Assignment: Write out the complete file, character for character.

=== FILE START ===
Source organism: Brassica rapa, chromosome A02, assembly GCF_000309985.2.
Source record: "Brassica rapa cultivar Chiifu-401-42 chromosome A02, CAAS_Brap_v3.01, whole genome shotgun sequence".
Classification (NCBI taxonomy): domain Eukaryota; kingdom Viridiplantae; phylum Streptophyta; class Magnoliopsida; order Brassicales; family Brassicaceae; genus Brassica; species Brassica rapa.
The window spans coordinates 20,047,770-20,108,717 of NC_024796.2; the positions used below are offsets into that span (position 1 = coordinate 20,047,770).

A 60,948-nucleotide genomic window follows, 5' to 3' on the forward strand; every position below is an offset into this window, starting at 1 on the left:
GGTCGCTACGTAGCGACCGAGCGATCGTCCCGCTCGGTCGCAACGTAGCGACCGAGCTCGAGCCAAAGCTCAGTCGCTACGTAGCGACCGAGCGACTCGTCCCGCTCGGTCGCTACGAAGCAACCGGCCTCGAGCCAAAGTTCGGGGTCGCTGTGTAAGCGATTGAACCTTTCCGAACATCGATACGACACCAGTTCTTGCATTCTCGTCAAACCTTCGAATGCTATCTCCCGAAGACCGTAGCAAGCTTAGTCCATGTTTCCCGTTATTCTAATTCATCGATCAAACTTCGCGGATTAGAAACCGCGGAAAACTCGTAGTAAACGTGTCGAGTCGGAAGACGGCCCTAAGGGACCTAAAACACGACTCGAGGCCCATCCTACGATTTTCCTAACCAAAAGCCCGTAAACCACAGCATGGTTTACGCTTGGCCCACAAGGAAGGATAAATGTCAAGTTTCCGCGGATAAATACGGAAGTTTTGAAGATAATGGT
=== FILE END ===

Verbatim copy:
Source organism: Brassica rapa, chromosome A02, assembly GCF_000309985.2.
Source record: "Brassica rapa cultivar Chiifu-401-42 chromosome A02, CAAS_Brap_v3.01, whole genome shotgun sequence".
Classification (NCBI taxonomy): domain Eukaryota; kingdom Viridiplantae; phylum Streptophyta; class Magnoliopsida; order Brassicales; family Brassicaceae; genus Brassica; species Brassica rapa.
The window spans coordinates 20,047,770-20,108,717 of NC_024796.2; the positions used below are offsets into that span (position 1 = coordinate 20,047,770).

A 60,948-nucleotide genomic window follows, 5' to 3' on the forward strand; every position below is an offset into this window, starting at 1 on the left:
GGTCGCTACGTAGCGACCGAGCGATCGTCCCGCTCGGTCGCAACGTAGCGACCGAGCTCGAGCCAAAGCTCAGTCGCTACGTAGCGACCGAGCGACTCGTCCCGCTCGGTCGCTACGAAGCAACCGGCCTCGAGCCAAAGTTCGGGGTCGCTGTGTAAGCGATTGAACCTTTCCGAACATCGATACGACACCAGTTCTTGCATTCTCGTCAAACCTTCGAATGCTATCTCCCGAAGACCGTAGCAAGCTTAGTCCATGTTTCCCGTTATTCTAATTCATCGATCAAACTTCGCGGATTAGAAACCGCGGAAAACTCGTAGTAAACGTGTCGAGTCGGAAGACGGCCCTAAGGGACCTAAAACACGACTCGAGGCCCATCCTACGATTTTCCTAACCAAAAGCCCGTAAACCACAGCATGGTTTACGCTTGGCCCACAAGGAAGGATAAATGTCAAGTTTCCGCGGATAAATACGGAAGTTTTGAAGATAATGGT